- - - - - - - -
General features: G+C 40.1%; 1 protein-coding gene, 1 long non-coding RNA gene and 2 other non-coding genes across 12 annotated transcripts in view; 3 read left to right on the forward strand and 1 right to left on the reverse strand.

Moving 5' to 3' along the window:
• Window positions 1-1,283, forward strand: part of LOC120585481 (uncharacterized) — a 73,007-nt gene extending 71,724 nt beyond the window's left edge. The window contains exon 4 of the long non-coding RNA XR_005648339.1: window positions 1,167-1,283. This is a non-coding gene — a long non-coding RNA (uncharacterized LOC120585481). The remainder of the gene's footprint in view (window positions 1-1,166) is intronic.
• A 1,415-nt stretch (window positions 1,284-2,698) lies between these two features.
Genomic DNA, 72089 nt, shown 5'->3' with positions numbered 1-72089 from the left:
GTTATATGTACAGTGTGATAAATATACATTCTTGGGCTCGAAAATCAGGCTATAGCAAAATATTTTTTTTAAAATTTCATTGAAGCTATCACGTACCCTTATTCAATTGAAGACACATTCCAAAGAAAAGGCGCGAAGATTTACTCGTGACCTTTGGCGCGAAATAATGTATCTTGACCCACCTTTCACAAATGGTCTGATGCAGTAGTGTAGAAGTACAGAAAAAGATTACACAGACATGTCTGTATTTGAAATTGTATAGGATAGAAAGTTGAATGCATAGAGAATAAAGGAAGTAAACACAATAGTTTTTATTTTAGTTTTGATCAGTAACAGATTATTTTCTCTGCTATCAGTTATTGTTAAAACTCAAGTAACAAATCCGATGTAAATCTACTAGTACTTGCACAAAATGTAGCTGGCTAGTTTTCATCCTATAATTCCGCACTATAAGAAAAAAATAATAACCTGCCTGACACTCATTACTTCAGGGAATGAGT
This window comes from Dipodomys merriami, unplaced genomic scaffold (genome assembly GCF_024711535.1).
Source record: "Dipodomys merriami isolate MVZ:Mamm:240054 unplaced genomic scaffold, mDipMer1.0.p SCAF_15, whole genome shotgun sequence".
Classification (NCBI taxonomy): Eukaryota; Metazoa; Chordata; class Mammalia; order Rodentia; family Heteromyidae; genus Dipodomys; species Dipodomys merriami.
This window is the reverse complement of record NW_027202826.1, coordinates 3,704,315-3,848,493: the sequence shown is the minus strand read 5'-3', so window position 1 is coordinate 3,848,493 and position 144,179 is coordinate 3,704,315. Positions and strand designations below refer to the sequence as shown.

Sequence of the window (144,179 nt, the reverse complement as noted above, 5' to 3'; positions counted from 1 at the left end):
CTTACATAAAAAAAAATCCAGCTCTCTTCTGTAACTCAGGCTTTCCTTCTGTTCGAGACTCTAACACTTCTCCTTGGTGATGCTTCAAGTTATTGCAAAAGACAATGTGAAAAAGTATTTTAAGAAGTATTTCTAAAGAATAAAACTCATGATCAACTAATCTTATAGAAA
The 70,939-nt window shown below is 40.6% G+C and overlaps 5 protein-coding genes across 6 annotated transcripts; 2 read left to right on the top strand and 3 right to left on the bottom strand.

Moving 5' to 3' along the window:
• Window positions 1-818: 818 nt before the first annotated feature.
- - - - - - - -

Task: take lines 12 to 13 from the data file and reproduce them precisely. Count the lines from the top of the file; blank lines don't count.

CTTACATAAAAAAAAATCCAGCTCTCTTCTGTAACTCAGGCTTTCCTTCTGTTCGAGACTCTAACACTTCTCCTTGGTGATGCTTCAAGTTATTGCAAAAGACAATGTGAAAAAGTATTTTAAGAAGTATTTCTAAAGAATAAAACTCATGATCAACTAATCTTATAGAAA
The 70,939-nt window shown below is 40.6% G+C and overlaps 5 protein-coding genes across 6 annotated transcripts; 2 read left to right on the top strand and 3 right to left on the bottom strand.